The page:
Way back in January, my friends at ioSafe sent me a ioSafe 1513+. The ioSafe is a fireproof and waterproof housing that somewhat resembles a real safe (the kind you might buy for your valuables), and inside it houses five hard drives; mine came with five Western Digital 4TB Red hard drives. But it is not just a housing, or enclosure, it’s a full-blown NAS (Network Attached Storage). Although ioSafe built their hardware “from the ground up” and spared no expense building a product that can withstand 1550โ„‰ or 843โ„ƒ for up to 30 minutes, and can then be submerged in up to ten feet or 3.5 meters of water for three days (yes, even after it’s been torched!), they partnered with Synology to provide their already proven hardware and software architecture; the award winning Synology DSM (Disk Station Manager).

At the time of this writing, the maximum capacity of the five drive bay 1513+ is 30TB (five 6TB drives), but capacity can be increased up to 90TB by adding up to two 5 bay ioSafe N513X expansion chassis, and, like the ioSafe 1513+, they are fireproof and waterproof. The abundant ports include USB 2.0, USB 3.0, eSATA and quad gigabit ethernet that can be aggregated for maximum throughput. Read and write speeds are impressive, with 202 MB/sec write and 350 MB/sec read speeds. Read more specs HERE

Once connected to your network, the ioSafe1513+ can be accessed by all of the other computers connected to your network, and if your network is connected to the internet, then it can be accessed from anywhere in the world where you have an internet connection. No more need to carry a couple of small hard drives full of images in case a photo buyer needs an image while away!

As mentioned, the ioSafe 1513+ runs the award winning Synology DSM or Disk Station Manager, and is powered by a Synology motherboard with 2.13GHz dual-core Atom processor with 2GB of RAM that can be upgraded to 4GB. Synology offers a plethora of apps which can expand it’s operating system so it can be used as a personal cloud, file server, mail server, media server, Apple Time Machine, Video Camera Surveillance Station,  and so much more.

The Synology Disk Station Manager supports these RAID types: Synology Hybrid RAID, Basic, JBOD, RAID 0, RAID 1, RAID 5, RAID 6 and RAID 10. Since I am not a huge believer in relying on a RAID solution, I opted to leave my unit as it was configured to operate using the Synology Hybrid RAID.

Weighing-in at roughly 60 pounds, this is a beast, but to keep thieves from walking off with your ioSafe 1513+, there are bolt-down theft prevention solutions available for floor and rack mount, and an integrated Kensington slot.

In conclusion, I am really impressed by the ioSafe 1513+. The build quality and engineering is exactly what I expected from a company that has built it’s reputation around delivering indestructible data storage solutions. The Synology DSM is so easy to use, you don’t need to be a NAS expert to take full advantage of all it has to offer; a huge relief to me, as I went into this knowing almost nothing about what I was getting into. The customer service is free, you get to speak to real people who know their product inside and out and they will take whatever time you need to explain anything that needs explaining to you. The read and write speeds are impressive in practice. I hope I never get to find out if it really is fireproof or waterproof, but have no doubt it will be. The ioSafe 1513+ has been working flawlessly since I first installed it and automatically backs-up to my Synology 1515+ via an app I installed to my DSM dashboard. I still make full back-up copies to external hard drive arrays which are stored off-site, but sleep much better knowing that ioSafe and Synology have my back, and my life’s work is well protected.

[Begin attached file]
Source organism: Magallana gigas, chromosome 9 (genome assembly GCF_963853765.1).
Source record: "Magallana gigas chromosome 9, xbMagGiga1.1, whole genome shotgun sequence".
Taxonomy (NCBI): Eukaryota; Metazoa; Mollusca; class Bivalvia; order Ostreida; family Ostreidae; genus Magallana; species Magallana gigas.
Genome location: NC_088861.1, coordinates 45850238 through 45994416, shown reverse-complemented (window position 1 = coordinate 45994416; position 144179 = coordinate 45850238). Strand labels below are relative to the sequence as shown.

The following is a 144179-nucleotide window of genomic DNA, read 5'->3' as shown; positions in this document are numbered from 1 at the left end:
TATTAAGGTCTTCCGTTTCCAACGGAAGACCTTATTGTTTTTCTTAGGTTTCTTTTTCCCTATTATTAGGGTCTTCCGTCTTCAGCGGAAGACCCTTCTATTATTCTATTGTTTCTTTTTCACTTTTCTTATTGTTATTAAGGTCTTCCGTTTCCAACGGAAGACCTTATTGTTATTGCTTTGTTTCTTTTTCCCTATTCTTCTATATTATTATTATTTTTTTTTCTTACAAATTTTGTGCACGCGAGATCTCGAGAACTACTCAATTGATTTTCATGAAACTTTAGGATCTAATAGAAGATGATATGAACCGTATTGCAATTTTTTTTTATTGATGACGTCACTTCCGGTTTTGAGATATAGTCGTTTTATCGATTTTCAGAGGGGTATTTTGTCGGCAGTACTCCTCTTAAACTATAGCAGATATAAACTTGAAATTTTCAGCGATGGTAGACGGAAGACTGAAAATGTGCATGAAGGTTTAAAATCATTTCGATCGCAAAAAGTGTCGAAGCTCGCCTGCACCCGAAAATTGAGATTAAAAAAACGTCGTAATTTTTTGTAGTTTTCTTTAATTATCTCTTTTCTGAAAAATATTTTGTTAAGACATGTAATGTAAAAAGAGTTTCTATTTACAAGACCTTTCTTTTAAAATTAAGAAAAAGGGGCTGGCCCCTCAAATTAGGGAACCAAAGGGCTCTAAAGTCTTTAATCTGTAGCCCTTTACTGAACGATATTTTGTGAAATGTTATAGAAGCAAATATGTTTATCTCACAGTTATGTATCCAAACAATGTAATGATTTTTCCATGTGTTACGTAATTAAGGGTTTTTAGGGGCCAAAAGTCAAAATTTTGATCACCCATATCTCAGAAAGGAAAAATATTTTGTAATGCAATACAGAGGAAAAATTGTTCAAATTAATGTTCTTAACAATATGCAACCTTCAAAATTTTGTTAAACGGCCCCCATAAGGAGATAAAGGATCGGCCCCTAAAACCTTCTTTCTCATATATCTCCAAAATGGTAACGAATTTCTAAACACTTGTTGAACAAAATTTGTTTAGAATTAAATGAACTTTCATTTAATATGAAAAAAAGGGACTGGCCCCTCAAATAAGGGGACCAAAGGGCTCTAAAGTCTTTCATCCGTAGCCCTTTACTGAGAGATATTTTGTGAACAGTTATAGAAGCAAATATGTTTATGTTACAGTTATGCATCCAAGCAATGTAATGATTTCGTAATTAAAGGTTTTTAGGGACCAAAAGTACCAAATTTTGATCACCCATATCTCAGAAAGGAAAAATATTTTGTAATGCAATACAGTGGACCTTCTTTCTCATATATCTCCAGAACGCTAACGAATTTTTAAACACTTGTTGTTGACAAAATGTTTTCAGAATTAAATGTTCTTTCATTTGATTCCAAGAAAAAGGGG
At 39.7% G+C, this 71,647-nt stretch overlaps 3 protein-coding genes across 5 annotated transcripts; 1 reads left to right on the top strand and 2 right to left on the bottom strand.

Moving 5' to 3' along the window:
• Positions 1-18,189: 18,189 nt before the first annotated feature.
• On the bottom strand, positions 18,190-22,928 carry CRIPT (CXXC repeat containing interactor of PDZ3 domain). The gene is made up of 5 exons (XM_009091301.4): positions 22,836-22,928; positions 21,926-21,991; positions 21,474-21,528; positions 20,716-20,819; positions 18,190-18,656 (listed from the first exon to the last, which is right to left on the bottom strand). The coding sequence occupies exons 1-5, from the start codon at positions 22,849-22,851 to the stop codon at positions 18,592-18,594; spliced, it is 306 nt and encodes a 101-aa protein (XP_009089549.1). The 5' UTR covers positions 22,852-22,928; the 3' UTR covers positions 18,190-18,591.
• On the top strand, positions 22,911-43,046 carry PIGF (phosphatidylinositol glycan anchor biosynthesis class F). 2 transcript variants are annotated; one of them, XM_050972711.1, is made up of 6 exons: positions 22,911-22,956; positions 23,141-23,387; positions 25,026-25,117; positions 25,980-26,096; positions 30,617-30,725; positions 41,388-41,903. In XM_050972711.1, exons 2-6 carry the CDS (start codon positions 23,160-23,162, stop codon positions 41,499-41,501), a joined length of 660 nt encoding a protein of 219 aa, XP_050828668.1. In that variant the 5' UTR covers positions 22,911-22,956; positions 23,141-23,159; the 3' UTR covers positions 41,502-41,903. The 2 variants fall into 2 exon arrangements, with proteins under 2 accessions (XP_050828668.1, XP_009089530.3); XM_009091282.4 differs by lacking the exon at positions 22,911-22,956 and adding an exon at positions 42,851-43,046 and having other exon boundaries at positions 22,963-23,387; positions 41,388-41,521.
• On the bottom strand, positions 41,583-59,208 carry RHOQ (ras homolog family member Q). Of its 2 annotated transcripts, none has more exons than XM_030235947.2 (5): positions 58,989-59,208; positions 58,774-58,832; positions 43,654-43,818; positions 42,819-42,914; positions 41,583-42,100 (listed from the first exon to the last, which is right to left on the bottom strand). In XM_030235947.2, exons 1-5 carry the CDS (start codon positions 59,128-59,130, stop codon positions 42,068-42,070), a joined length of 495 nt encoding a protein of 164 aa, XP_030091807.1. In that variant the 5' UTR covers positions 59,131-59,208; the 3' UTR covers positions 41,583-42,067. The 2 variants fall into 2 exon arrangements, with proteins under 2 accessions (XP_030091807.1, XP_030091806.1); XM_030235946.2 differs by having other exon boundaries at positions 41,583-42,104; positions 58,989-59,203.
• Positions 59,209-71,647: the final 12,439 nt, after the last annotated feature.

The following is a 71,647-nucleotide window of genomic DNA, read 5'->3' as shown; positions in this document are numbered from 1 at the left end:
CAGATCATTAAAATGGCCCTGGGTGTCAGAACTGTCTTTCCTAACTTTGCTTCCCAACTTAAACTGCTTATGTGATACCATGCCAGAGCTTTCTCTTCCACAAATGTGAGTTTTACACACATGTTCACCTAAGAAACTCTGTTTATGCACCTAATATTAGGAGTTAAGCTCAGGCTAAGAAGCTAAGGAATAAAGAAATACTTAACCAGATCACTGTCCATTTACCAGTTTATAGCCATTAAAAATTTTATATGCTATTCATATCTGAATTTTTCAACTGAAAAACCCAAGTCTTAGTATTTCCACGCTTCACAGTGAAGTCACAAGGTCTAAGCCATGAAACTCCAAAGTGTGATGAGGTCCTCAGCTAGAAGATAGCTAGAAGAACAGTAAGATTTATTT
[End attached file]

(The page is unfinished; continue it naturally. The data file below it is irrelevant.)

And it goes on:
Although the ioSafe 1513+ is still a very current and capable solution, I have linked to the new ioSafe 1515+ which has recently replaced the ioSafe 1513+.


Gannets Galore Bonaventure Island Photo Workshop Update

Northern Gannet SEAWEED IN YOUR FACE (Morus Bassanus, Fou de Bassan, NOGA) Parc national de l'Île-Bonaventure-et-du-Rocher-Percé, Bonaventure Island, Quebec Image Copyright ©Christopher Dodds All Rights Reserved. Canon EOS 1DX, 200-400mm F4 L IS USM XT, (@274mm). ISO 1,000, F4.5 @ 1/4,000s Manual. Click HERE to order a print or license image for publication.

Northern Gannets of Bonaventure Island

Gannets Galore

Photo Safari & Expedition

June 5-7, 2015 (3 Days/4 Nights)

Sold Out!

June 8-10, 2015 (3 Days/4 Nights)

Sold Out!

June 11-13, 2015 (3 Days/4 Nights)

Only 2 Spots left!

A spectacle not to be missed! This is, by far, the very best workshop to master your birds in flight technique. I have invested well over a year of my life at this site, so I know the birds and I know the site intimately, and I know the best way to maximize the photographic opportunities in any wind or weather. I know, and work with, the people at the park & in the village, so from having our gear hauled to the colony in an ATV, to getting special access, I have all of the bases covered. I have hosted over one thousand photographers for this adventure and it  truly is my favourite and most productive workshop.